Translator Disclaimer
1 October 2002 Major Proteins of Bovine Seminal Plasma Bind to the Low-Density Lipoprotein Fraction of Hen's Egg Yolk
Author Affiliations +
Abstract

Over the past 60 years, egg yolk (EY) has been routinely used in both liquid semen extenders and those used to cryopreserve sperm. However, the mechanism by which EY protects sperm during liquid storage or from freezing damage is unknown. Bovine seminal plasma contains a family of proteins designated BSP-A1/-A2, BSP-A3, and BSP-30-kDa (collectively called BSP proteins). These proteins are secretory products of seminal vesicles that are acquired by sperm at ejaculation, modifying the sperm membrane by inducing cholesterol efflux. Because cholesterol efflux is time and concentration dependent, continuous exposure to seminal plasma (SP) that contains BSP proteins may be detrimental to the sperm membrane, which may adversely affect the ability of sperm to be preserved. In this article, we show that the BSP proteins bind to the low-density fraction (LDF), a lipoprotein component of the EY extender. The binding is rapid, specific, saturable, and stable even after freeze-thawing of semen. Furthermore, LDF has a very high capacity for BSP protein binding. The binding of BSP proteins to LDF may prevent their detrimental effect on sperm membrane, and this may be crucial for sperm storage. Thus, we propose that the sequestration of BSP proteins of SP by LDF may represent the major mechanism of sperm protection by EY.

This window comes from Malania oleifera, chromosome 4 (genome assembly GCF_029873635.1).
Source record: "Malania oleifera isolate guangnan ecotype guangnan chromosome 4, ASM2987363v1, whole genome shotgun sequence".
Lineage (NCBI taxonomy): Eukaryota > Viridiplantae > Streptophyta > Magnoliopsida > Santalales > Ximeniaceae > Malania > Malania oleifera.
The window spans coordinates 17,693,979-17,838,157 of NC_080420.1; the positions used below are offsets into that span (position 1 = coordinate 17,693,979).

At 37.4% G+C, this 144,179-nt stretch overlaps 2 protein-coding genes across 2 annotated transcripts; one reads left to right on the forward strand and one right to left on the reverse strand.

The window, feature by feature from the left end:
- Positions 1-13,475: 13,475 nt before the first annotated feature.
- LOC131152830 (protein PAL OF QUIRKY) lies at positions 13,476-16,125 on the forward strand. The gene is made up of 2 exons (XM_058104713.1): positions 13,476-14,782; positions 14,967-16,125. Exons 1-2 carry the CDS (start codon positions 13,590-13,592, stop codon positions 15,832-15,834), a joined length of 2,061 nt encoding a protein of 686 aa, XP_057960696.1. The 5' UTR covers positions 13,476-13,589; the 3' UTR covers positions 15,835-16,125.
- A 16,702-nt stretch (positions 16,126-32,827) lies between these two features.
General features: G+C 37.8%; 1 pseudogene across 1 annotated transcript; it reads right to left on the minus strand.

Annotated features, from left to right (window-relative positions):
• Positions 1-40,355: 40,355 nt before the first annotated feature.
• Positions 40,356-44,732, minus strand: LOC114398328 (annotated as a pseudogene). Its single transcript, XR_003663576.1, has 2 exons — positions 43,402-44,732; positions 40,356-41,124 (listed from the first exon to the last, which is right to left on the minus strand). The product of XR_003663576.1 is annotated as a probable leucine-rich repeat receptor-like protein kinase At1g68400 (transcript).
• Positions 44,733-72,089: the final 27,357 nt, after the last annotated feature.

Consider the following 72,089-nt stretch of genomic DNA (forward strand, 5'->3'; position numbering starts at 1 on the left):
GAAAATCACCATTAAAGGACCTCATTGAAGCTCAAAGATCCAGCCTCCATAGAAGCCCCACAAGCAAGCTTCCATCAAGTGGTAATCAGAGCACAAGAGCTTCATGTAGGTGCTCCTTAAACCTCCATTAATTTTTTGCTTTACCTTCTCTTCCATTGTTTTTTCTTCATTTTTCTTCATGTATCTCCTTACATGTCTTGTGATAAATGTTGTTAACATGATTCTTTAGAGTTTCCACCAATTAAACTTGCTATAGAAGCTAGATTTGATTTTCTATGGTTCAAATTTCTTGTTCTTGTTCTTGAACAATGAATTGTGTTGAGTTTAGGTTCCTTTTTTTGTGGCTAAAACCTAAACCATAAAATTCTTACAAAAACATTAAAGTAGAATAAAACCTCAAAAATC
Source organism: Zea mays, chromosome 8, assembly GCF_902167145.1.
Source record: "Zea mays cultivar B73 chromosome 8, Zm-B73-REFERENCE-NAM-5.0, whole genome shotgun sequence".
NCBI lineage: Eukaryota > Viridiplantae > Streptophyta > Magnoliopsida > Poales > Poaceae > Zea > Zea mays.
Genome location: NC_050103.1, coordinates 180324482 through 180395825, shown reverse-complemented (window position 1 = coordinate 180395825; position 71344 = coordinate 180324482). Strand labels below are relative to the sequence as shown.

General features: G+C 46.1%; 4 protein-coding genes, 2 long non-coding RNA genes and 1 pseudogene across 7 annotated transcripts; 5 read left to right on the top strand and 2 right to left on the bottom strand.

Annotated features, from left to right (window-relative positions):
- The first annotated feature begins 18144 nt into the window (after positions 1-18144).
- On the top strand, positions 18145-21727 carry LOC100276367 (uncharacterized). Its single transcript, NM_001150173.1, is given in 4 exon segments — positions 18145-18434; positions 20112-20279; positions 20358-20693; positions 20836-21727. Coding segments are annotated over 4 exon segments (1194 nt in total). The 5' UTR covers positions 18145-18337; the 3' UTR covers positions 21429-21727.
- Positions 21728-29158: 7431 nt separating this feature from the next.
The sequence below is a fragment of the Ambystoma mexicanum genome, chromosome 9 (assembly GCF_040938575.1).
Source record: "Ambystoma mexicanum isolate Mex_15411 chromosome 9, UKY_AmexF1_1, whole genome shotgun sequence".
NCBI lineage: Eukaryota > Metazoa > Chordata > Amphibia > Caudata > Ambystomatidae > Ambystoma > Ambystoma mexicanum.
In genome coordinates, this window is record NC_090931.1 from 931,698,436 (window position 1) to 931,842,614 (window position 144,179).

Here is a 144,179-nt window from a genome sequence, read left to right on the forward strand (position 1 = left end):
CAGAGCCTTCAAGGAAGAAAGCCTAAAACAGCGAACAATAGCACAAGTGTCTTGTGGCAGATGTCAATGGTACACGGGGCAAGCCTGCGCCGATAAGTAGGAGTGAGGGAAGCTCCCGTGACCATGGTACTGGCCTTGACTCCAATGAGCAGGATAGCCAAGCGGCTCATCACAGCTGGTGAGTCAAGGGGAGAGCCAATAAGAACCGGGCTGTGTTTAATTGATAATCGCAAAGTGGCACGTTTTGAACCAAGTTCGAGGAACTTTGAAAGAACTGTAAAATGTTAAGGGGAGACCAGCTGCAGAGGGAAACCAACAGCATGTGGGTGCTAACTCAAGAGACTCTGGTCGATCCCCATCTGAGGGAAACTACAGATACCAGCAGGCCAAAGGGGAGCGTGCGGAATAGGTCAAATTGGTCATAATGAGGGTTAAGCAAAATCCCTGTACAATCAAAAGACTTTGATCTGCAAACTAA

Puttaswamy Manjunath, Veronica Nauc, Annick Bergeron, and Martin Ménard "Major Proteins of Bovine Seminal Plasma Bind to the Low-Density Lipoprotein Fraction of Hen's Egg Yolk," Biology of Reproduction 67(4), 1250-1258, (1 October 2002). https://doi.org/10.1095/biolreprod67.4.1250
Received: 8 February 2002; Accepted: 1 May 2002; Published: 1 October 2002
JOURNAL ARTICLE
9 PAGES

This article is only available to subscribers.
It is not available for individual sale.
+ SAVE TO MY LIBRARY

SHARE
ARTICLE IMPACT
RIGHTS & PERMISSIONS
Get copyright permission
Back to Top